Google+ Bookslingers Blog: Selective Amnesia: Somebody Please Tell Me Who I Am

Selective Amnesia: Somebody Please Tell Me Who I Am

Straight up: This is not my kind of book.

I am not an avid reader of contemporary/war/army/issues teen fiction.  But Somebody Please Tell Me Who I Am by Harry Mazer and Peter Lerangis won the Schneider Family Book Award in the Young Adult category. And being the good little librarian that I am, I thought I should probably take a look.

And it was super short so I figured it couldn't be too bad.

This is the book laughing at my expectations
It's the last day of high school for Ben Bright. Charming, smart, well-liked Ben Bright who is destined for great things. He's staring in the school production of The West Wide Story with his best girl, Ariela, and his best friend, Niko. His whole life seems perfect.

Then Ben drops a bombshell: Instead of going to college, he's going to boot camp. He's enlisted with the reservists.

And then the worst happens (because it is that sort of book). Ben is shipped out to Iraq and caught in insurgent explosion that results in brain damage. And everyone else has to pick of the pieces of their lives and figure out who they are with the new Ben.

I can appreciate that this book wasn't written for me. It takes a very pro-military stance to start. Ben's sacrifice is ultimately seen as noble although I was at no point convinced as to why he was making this choice. There is little to no real discussion or push back from the people in Ben's life. There's mention of "scripted-sounding antiwar screeds" but everyone seemingly accepts this remarkable choice with little fuss.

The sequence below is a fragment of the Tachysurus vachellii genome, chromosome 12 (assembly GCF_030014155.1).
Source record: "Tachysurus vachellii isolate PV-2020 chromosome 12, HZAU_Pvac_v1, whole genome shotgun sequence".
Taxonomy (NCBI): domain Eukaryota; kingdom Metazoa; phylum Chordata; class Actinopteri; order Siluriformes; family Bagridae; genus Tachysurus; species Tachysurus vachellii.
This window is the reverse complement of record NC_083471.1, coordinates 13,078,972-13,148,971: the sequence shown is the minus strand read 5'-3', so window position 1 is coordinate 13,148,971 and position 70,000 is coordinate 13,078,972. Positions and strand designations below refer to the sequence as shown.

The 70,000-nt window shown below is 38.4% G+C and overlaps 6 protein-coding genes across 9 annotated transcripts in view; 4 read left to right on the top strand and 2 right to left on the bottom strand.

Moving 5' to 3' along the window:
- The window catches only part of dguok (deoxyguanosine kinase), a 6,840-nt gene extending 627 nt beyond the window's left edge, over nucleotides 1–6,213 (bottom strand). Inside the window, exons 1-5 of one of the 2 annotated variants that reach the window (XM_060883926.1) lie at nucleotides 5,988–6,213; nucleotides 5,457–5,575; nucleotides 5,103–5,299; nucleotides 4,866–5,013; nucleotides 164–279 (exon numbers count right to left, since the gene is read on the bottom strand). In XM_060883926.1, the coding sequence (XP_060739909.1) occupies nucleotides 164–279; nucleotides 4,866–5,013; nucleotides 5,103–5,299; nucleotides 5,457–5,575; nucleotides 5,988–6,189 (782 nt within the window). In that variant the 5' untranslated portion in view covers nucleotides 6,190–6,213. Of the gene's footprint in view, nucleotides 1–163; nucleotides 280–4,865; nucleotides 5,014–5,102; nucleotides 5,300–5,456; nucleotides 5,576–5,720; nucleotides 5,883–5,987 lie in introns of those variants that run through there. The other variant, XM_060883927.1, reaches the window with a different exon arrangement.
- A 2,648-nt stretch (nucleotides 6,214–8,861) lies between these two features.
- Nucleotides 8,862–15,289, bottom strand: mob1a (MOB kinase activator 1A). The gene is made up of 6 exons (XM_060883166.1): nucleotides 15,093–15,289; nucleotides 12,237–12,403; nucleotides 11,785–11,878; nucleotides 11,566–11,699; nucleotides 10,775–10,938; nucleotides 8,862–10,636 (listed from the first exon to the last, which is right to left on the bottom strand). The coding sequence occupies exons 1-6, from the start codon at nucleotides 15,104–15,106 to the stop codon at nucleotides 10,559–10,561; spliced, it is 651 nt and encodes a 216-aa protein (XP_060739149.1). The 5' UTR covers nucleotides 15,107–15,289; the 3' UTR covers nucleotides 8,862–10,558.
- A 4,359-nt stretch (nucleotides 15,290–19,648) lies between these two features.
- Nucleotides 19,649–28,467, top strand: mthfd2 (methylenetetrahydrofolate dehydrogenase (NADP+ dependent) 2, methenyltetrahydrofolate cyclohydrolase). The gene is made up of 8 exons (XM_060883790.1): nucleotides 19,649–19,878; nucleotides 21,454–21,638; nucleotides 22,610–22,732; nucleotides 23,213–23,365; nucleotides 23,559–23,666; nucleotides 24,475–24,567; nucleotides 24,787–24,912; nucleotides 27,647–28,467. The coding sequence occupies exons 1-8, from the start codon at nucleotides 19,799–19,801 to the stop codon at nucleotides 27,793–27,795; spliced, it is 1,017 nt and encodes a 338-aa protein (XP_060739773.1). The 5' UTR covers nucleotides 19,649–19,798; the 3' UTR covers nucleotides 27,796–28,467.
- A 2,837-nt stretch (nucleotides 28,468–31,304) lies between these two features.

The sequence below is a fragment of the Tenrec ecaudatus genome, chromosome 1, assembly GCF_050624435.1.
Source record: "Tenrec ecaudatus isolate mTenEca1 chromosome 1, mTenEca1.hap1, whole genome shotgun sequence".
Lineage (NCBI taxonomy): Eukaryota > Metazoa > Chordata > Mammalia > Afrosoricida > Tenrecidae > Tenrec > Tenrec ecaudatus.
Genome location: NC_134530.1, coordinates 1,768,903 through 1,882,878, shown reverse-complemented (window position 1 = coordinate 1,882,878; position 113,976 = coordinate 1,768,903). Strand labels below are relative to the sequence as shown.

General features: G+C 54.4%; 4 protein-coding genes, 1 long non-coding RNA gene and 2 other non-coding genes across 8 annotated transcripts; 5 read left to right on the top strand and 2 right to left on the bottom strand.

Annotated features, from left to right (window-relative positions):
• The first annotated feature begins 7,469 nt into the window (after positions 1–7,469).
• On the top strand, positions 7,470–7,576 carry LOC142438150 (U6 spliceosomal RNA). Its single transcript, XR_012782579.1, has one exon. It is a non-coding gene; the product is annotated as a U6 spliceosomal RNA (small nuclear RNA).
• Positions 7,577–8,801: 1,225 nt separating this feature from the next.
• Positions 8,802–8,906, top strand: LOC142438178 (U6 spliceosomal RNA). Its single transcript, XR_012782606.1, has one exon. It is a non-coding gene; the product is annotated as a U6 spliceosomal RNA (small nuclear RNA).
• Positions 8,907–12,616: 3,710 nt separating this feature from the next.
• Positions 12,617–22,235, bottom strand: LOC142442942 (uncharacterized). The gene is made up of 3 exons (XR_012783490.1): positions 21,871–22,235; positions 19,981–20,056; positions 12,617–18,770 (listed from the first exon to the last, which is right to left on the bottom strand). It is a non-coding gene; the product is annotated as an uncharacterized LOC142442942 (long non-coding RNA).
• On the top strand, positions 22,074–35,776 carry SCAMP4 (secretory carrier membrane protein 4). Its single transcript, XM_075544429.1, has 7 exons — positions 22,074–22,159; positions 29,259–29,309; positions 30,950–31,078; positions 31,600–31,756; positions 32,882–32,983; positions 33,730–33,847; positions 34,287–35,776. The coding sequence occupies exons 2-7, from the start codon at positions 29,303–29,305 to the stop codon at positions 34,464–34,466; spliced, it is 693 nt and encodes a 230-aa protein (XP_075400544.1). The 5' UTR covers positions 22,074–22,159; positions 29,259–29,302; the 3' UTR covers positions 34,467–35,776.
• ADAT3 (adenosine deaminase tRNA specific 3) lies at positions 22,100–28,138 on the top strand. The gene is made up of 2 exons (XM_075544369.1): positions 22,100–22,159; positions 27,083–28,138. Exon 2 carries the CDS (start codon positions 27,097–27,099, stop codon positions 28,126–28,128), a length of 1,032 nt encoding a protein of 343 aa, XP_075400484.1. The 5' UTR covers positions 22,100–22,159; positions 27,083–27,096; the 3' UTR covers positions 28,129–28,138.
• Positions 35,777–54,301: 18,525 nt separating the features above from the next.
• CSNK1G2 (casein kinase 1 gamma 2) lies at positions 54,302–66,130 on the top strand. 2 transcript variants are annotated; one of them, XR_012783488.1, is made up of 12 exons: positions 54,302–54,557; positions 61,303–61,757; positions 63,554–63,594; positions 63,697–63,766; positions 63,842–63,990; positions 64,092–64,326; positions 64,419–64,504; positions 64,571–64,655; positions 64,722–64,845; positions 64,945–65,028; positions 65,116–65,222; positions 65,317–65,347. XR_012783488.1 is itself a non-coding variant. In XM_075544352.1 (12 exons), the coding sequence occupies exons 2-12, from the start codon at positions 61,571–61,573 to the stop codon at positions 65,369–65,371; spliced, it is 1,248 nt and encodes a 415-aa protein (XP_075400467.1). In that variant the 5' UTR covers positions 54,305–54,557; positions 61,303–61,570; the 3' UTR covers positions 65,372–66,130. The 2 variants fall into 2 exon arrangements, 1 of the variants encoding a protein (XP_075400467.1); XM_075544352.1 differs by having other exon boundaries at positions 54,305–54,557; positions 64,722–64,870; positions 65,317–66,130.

The other issue I took with Somebody Please Tell Me Who I Am was the roving third person POV. You didn't really spend enough time with any character to get to know them on anything but a superficial level. Character felt like a description in a dramatis personae instead of people. Ariela was the Tragic Girlfriend Fiance on the Home Front. Niko was the Supportive BFF. Chris was the Brother With Autism. And everyone behaved perfectly. No one found it too much to deal with - not to say that there wasn't angst. But everything on the page didn't accurately reflect the change that their lives went through because of Ben's brain injury.

The subject is well worth reading more about. What happens when the soldier comes home? And considering how young many of these returning soldiers may be, it is a topic for YA lit to grapple with for years to come. But perhaps in the hands of writers with more depth and skills.